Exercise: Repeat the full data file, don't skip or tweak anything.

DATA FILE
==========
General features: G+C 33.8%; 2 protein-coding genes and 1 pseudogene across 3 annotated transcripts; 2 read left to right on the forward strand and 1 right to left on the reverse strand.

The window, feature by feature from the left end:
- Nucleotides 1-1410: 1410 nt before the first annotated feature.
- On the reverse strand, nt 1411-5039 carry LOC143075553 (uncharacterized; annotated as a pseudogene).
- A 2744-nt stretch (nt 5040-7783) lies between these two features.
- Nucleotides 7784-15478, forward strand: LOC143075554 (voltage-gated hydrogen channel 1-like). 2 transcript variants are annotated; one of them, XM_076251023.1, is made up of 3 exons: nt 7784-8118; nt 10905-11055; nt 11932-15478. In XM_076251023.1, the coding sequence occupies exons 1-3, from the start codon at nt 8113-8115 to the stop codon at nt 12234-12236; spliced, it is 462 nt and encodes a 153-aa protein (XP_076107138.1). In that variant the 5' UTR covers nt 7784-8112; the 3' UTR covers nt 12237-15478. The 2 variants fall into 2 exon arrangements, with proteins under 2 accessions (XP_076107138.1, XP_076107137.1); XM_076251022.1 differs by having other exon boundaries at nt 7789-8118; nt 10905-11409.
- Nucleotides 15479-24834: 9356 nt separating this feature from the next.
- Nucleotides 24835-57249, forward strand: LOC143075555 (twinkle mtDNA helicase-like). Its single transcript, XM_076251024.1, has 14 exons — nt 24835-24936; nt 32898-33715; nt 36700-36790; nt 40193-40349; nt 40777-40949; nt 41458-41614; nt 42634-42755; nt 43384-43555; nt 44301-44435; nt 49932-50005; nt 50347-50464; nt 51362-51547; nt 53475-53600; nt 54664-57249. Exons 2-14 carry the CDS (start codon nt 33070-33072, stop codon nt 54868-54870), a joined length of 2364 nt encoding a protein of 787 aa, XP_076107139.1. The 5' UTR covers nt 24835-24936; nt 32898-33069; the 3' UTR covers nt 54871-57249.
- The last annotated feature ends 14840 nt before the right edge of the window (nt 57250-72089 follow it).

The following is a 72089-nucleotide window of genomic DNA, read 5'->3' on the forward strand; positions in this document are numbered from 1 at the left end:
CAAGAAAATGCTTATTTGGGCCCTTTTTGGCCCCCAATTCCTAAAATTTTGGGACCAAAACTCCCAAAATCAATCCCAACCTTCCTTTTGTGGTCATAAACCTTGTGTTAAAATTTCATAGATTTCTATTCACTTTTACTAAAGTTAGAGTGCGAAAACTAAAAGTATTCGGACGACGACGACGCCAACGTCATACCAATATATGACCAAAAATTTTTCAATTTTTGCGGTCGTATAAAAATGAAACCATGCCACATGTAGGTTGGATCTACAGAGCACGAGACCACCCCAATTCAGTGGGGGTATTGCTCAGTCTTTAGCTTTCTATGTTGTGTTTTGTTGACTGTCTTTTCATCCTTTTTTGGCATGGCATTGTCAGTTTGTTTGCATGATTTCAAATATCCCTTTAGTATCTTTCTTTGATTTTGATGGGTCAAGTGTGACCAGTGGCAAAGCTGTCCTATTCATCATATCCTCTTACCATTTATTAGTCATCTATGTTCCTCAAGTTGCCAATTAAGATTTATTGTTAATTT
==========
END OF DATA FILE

General features: G+C 33.8%; 2 protein-coding genes and 1 pseudogene across 3 annotated transcripts; 2 read left to right on the forward strand and 1 right to left on the reverse strand.

The window, feature by feature from the left end:
- Nucleotides 1-1410: 1410 nt before the first annotated feature.
- On the reverse strand, nt 1411-5039 carry LOC143075553 (uncharacterized; annotated as a pseudogene).
- A 2744-nt stretch (nt 5040-7783) lies between these two features.
- Nucleotides 7784-15478, forward strand: LOC143075554 (voltage-gated hydrogen channel 1-like). 2 transcript variants are annotated; one of them, XM_076251023.1, is made up of 3 exons: nt 7784-8118; nt 10905-11055; nt 11932-15478. In XM_076251023.1, the coding sequence occupies exons 1-3, from the start codon at nt 8113-8115 to the stop codon at nt 12234-12236; spliced, it is 462 nt and encodes a 153-aa protein (XP_076107138.1). In that variant the 5' UTR covers nt 7784-8112; the 3' UTR covers nt 12237-15478. The 2 variants fall into 2 exon arrangements, with proteins under 2 accessions (XP_076107138.1, XP_076107137.1); XM_076251022.1 differs by having other exon boundaries at nt 7789-8118; nt 10905-11409.
- Nucleotides 15479-24834: 9356 nt separating this feature from the next.
- Nucleotides 24835-57249, forward strand: LOC143075555 (twinkle mtDNA helicase-like). Its single transcript, XM_076251024.1, has 14 exons — nt 24835-24936; nt 32898-33715; nt 36700-36790; nt 40193-40349; nt 40777-40949; nt 41458-41614; nt 42634-42755; nt 43384-43555; nt 44301-44435; nt 49932-50005; nt 50347-50464; nt 51362-51547; nt 53475-53600; nt 54664-57249. Exons 2-14 carry the CDS (start codon nt 33070-33072, stop codon nt 54868-54870), a joined length of 2364 nt encoding a protein of 787 aa, XP_076107139.1. The 5' UTR covers nt 24835-24936; nt 32898-33069; the 3' UTR covers nt 54871-57249.
- The last annotated feature ends 14840 nt before the right edge of the window (nt 57250-72089 follow it).

The following is a 72089-nucleotide window of genomic DNA, read 5'->3' on the forward strand; positions in this document are numbered from 1 at the left end:
CAAGAAAATGCTTATTTGGGCCCTTTTTGGCCCCCAATTCCTAAAATTTTGGGACCAAAACTCCCAAAATCAATCCCAACCTTCCTTTTGTGGTCATAAACCTTGTGTTAAAATTTCATAGATTTCTATTCACTTTTACTAAAGTTAGAGTGCGAAAACTAAAAGTATTCGGACGACGACGACGCCAACGTCATACCAATATATGACCAAAAATTTTTCAATTTTTGCGGTCGTATAAAAATGAAACCATGCCACATGTAGGTTGGATCTACAGAGCACGAGACCACCCCAATTCAGTGGGGGTATTGCTCAGTCTTTAGCTTTCTATGTTGTGTTTTGTTGACTGTCTTTTCATCCTTTTTTGGCATGGCATTGTCAGTTTGTTTGCATGATTTCAAATATCCCTTTAGTATCTTTCTTTGATTTTGATGGGTCAAGTGTGACCAGTGGCAAAGCTGTCCTATTCATCATATCCTCTTACCATTTATTAGTCATCTATGTTCCTCAAGTTGCCAATTAAGATTTATTGTTAATTT